So, we decided to introduce Gothmog as a new character. Initially, we decided to limit his presence only to the games when the Black Captain does not come into the action. Later in development, we decided to open up more options to the Shadow player, and Gothmog can sometimes co-exist in the same game with the Black Captain – Gothmog must come into play before the Black Captain does, and he’s somewhat reduced in power when he’s in play together with him.
Gothmog is a powerful military leader, but he’s not a Nazgûl, so he is more limited in his movement to the area around Mordor – this worked well for our design goals, as made Gondor a more important military target than the far North of Middle-earth, or Lórien, as it should be.
Gothmog, Lieutenant of Morgul
Gothmog, character card
He has a terrific new ability, “Fling them into the fray”, which gives almost limitless power to a Shadow army, as he can bring new troops into an army no matter where it is on the board – a great ability, especially during sieges, where Gothmog can harass the Free Peoples defenders with multiple waves of troops.
Gothmog was definitely a big step in balancing the power of the Elven Ring Keepers… together with the return of the Balrog of Moria.
The Balrog as featured in War of the Ring is a limited presence: just one Event card, which can prove to be nasty when played at a proper time, but which is of limited use otherwise. And who would not like a Balrog figure in the game? We’ve always been convinced that this evil creature should be more “well rounded” than one card.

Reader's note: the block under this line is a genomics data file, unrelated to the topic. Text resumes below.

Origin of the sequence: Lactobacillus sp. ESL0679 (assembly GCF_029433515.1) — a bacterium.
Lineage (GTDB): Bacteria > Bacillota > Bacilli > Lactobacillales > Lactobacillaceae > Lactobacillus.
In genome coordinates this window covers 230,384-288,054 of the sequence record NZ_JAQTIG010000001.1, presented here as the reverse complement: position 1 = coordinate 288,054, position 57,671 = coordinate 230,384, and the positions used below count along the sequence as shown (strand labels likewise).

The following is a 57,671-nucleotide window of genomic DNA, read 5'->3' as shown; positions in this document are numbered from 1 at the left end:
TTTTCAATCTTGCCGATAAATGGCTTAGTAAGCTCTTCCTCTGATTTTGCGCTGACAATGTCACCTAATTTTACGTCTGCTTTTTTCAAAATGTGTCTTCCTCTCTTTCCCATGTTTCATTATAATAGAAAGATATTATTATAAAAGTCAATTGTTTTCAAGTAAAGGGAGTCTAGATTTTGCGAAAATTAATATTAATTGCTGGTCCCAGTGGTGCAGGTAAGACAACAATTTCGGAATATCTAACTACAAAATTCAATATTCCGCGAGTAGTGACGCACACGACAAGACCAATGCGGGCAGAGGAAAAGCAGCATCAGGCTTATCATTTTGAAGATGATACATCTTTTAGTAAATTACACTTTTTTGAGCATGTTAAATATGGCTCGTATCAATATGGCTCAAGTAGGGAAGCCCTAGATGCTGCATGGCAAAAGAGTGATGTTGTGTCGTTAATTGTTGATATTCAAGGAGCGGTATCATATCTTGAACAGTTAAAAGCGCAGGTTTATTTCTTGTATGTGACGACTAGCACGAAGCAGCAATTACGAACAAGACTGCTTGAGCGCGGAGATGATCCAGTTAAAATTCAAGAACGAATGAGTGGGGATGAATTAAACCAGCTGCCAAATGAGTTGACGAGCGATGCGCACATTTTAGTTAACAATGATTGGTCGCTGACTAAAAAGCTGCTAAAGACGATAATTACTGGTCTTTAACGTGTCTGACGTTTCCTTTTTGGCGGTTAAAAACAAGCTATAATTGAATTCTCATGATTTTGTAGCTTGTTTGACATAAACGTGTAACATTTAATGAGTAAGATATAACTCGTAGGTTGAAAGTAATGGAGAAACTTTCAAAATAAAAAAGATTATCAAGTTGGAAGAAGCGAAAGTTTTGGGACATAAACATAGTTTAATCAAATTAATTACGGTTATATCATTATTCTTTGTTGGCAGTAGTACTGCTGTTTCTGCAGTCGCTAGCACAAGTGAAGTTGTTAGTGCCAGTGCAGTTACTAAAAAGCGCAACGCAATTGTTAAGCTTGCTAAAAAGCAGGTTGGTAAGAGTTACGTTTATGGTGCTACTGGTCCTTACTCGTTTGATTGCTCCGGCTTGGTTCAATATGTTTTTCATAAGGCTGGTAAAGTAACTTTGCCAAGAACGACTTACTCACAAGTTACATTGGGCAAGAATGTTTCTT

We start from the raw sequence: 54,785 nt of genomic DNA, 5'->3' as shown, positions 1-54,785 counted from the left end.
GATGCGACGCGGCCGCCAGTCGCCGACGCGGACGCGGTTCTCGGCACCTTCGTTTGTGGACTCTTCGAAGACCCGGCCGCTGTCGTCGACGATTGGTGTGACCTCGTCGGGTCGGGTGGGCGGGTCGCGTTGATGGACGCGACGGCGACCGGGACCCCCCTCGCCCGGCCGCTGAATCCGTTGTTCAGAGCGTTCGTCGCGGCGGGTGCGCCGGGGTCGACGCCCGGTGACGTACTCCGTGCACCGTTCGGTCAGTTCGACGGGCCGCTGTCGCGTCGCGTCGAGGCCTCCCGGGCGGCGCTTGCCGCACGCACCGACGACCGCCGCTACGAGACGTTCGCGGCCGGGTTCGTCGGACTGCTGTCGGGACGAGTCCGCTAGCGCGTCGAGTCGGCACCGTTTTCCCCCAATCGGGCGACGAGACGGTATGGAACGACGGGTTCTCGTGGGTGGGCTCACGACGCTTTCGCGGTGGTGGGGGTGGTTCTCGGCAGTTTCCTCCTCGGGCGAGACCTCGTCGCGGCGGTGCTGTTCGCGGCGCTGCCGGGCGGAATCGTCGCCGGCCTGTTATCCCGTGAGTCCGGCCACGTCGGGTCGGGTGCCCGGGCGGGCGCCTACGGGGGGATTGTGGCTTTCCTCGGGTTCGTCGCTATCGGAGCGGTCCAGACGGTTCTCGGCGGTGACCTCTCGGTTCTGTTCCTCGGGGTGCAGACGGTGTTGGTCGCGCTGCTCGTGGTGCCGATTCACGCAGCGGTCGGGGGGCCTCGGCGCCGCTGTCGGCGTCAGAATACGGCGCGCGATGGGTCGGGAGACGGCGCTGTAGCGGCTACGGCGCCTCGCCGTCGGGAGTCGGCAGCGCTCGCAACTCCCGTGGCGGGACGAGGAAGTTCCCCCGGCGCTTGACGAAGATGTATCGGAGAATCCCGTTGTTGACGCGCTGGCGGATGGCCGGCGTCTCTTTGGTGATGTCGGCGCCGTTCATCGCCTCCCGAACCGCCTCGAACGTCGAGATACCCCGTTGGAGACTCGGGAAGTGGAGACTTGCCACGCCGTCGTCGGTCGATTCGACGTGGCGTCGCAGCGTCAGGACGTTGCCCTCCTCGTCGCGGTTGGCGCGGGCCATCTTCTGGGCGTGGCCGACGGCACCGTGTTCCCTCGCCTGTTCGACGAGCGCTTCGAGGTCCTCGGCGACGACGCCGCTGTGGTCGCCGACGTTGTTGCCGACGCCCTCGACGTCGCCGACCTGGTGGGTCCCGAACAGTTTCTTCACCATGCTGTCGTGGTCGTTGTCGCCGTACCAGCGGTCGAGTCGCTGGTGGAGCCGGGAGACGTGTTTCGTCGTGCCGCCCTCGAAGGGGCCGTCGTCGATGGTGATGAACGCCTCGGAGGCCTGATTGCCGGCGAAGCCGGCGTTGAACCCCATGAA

We already designed the Balrog as one of the characters in Battles of the Third Age. The Balrog was designed around the idea that he was more at ease in the depths of Moria, but that there was also a possibility that, as the Shadow spreads through Middle-earth, it could rise out of the Darkness to stomp the armies of the Free Peoples into the ground… But it’s a demon from the ancient world, and as such it should not be too easy to get him roaming around under the sunlight in the Third Age of Middle-earth. Getting the Balrog out of Moria was possible, but rare (the draw of an appropriate Event card was required), and dangerous (a Will of the West die result removed the Balrog from the game if it was outside Moria). When in Moria, it was still a great threat to the Fellowship, matching its role in the story.
We did not see any necessity of a radical re-design of the Balrog, as these concepts were still valid. The Balrog and Gothmog together provided a good counter-weight to the presence of Elrond and Galadriel… and added cool new characters and figures to the game! The next logical step was to consider that they should bring new action dice into the game, just like the Keepers did. With a specific “Balrog” action die, we could get the random effect of getting the Balrog more active on the scene of the War of the Ring less random than the draw of one card; at the same time, we could give to this powerful minion of the Shadow a higher possibility of entering the battle, while at the same time keeping the original concept that its participation in the war of the Dark Lord cannot be taken for granted.
Balancing the new Free Peoples characters with these two “Lesser” Minions, and using new, special action dice for each of them, soon became the cornerstone of the design of Lords of Middle-earth.
What else did Lords of Middle-earth need to become a complete expansion? And in detail, how should the new special action dice relate to the existing action dice system?
The core of the expansion was defined, but there was still a lot to do to flesh it out, and to make sure that the new elements added new and interesting strategies without breaking the delicate balance of the game…